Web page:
I am fairly new to Linux but all I can say is I love it!!! :D

Anyways, I am trying to securely erase 1000s of files from my harddrive because new year is approaching and I want a fresh start to life. As in remove toxic files, toxic photos etc

I am currently using the Linux wipe command as in sudo wipe -rcfbut it is taking FOREVER.

I believe because it is doing a wipe 34 times according to Guttmans Algorithm. I appreciate it is good but are there any quicker alternatives that are safe deletion. I am new to it all as in cyber security but I learnt worrying enough that doing the rm command on Linux or even permanently deleting from Windows recycle bin isn't safe and is still recoverable as it just hides the files. Hell I am recovering old files haha of my younger self

  • What do you want to guard against, exactly? Are you planning to sell your hard drive? Do you want to prevent the DoD from recovering your old files? Overwriting the data with zeros is enough to stop all but the most determined of enemies; it's highly unlikely you actually need anything beyond that. For actual fully 100% unrecoverable data, guaranteed, you need to physically destroy the hard drive. – Wildcard Dec 24 '19 at 1:50
  • @Wildcard just a form of secure deletion nothing too crazy of course haha. after all some form of secure deletion is better than none. its just i wanna change myself after the new year and wanna get rid of like old pics of myself – n00bl1nux Dec 24 '19 at 1:52
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    Correction to my previous comment: overwriting with zeros just once is sufficient to stop all attackers, but only if every copy of the data is actually overwritten. Which is difficult, perhaps impossible, to guarantee for a single file. – Wildcard Dec 24 '19 at 2:01

if your disk is a solid state disk (SSD) with trim enabled then you are wasting your time, and reducing the life of the SSD, by doing any manual single or multi pass write to the SSD. Read up on TRIM and understand what that technically entails....



Basically, with TRIM feature the user’s solid state drive (SSD) can improve computer performance. However, this function will make the data recovery impossible. When a user deletes any data from a TRIM-enabled SSD, then the drive will clear all the sectors immediately and permanently... the new generations of SSD’s mostly come with the TRIM feature enabled. Thus, when any data is deleted by the user that data is removed at once for forever.

be aware the quoted explanation is not entirely accurate: when data deleted by user the data is removed at once and forever. The data is only removed forever when the TRIM process happens, and the TRIM process does not happen after every rm -r myfolder command. There are ways to force TRIM to manually happen via hdparm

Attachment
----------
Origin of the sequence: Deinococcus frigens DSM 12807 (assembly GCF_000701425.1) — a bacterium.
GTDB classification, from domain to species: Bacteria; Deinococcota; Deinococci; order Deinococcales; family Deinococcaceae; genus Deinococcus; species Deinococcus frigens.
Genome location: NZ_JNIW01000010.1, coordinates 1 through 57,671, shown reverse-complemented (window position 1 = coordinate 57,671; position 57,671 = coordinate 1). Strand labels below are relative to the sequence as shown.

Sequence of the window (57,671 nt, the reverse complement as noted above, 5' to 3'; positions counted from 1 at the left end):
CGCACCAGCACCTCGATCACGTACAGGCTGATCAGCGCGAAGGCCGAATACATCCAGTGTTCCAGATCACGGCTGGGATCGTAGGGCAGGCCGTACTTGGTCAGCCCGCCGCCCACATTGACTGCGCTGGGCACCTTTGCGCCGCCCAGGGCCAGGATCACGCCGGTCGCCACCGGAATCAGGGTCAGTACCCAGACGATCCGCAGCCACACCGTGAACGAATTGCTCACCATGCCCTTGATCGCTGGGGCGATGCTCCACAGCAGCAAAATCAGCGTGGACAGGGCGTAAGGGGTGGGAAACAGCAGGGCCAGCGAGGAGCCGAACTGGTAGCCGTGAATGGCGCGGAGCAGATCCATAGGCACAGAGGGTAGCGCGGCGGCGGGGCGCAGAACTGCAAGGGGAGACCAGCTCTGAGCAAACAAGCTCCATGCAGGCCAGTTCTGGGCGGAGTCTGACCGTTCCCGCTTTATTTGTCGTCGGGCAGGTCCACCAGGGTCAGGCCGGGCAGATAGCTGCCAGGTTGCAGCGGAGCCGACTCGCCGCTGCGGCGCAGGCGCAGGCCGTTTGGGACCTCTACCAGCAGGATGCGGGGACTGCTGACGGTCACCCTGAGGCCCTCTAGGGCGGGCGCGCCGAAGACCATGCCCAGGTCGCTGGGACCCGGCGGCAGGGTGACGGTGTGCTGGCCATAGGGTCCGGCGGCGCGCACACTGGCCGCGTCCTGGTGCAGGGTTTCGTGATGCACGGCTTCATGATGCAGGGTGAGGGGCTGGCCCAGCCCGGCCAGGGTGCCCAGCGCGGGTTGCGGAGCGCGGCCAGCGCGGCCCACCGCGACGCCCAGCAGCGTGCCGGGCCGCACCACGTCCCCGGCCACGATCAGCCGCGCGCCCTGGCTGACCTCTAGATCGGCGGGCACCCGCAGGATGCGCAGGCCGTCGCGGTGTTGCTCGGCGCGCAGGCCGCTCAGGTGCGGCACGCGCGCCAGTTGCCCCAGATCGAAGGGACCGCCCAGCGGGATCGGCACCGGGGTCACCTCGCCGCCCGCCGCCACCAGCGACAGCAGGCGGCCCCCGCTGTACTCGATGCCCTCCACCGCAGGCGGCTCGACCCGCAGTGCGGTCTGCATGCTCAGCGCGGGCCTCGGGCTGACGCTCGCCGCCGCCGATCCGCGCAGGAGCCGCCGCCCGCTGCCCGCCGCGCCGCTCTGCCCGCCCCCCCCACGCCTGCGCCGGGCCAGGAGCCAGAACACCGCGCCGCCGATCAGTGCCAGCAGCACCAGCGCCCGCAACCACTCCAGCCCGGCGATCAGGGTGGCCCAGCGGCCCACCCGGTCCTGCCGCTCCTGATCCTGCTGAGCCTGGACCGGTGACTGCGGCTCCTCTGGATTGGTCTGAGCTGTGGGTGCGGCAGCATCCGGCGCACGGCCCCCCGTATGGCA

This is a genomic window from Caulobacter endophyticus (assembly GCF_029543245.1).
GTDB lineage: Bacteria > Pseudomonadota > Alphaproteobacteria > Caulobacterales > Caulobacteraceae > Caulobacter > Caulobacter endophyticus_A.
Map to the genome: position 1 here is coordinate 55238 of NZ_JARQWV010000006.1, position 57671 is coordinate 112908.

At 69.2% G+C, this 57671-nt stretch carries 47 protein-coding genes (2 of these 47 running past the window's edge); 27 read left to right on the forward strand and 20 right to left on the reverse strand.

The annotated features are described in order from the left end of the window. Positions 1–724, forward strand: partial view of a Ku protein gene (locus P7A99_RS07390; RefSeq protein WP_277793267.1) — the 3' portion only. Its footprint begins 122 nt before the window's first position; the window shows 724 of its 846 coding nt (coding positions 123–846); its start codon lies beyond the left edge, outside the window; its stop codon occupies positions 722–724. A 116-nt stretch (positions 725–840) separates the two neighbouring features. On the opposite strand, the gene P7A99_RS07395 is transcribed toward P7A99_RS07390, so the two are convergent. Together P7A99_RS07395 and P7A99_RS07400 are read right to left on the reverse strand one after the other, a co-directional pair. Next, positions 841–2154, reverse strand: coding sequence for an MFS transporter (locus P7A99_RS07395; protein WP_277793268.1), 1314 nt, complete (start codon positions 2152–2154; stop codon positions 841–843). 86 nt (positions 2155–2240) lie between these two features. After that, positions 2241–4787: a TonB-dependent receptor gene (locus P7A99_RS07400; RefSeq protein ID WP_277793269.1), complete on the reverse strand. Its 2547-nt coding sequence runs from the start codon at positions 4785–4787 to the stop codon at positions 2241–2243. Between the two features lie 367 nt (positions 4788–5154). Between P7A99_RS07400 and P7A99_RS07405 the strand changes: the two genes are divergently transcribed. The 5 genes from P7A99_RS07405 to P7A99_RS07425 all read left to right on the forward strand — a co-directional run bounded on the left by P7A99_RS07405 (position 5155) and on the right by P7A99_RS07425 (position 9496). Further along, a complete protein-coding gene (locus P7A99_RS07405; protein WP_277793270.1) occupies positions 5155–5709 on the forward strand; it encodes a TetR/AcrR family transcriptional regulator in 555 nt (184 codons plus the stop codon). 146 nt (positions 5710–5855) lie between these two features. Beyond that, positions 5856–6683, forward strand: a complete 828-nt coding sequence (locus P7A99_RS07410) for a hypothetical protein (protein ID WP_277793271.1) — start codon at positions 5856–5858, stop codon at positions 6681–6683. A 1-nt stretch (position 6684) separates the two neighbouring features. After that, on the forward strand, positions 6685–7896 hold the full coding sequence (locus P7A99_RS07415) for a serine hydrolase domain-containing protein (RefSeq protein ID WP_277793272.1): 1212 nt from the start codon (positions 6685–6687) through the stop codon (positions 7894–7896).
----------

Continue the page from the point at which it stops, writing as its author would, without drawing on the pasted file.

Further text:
If you have a spinning disk, then the faster way is to replace it with an SSD and make use of TRIM. In linux an alternative to wipe is shred; you could also use the good old dban booted from dvd; but in any case with a spinning disk you will be at the mercy of the typical ~100MB/sec write speed of it and whatever the size of it is.

the fastest way of course is just amazon a new disk, and physically destroy the old one(s)


Right so I checked out the API manual page for the wipe command and it turns out that the q flags option enables quick wipe.

Thus, running the following command wipe -rcfq file_name/directory in a Linux command line terminal -- would in turn actually go for 4 passes as opposed to Gutmanns 34.

Hope this helps because it most certainly helped me!

wipe -rfcq -Q 1 FILES

The reason, why a single wipe was not enough on old (1990) HDD drives was that magnetic tracks were wide and head positioning inaccurate, so there could be some bits of information left at the edges that could be recovered after disassembly with special equipment.

However as far as I understood it, modern drives with their ultra high density only need a single overwrite to leave the data unrecoverable.

  • I am getting the following error when trying to delete entire directory Invocation error (-h for help): option -Q useless without -q – n00bl1nux Dec 24 '19 at 11:01
  • Thanks. That is what I get for just reading the manual and not trying it. Updated. – Bernhard M. Dec 24 '19 at 21:40

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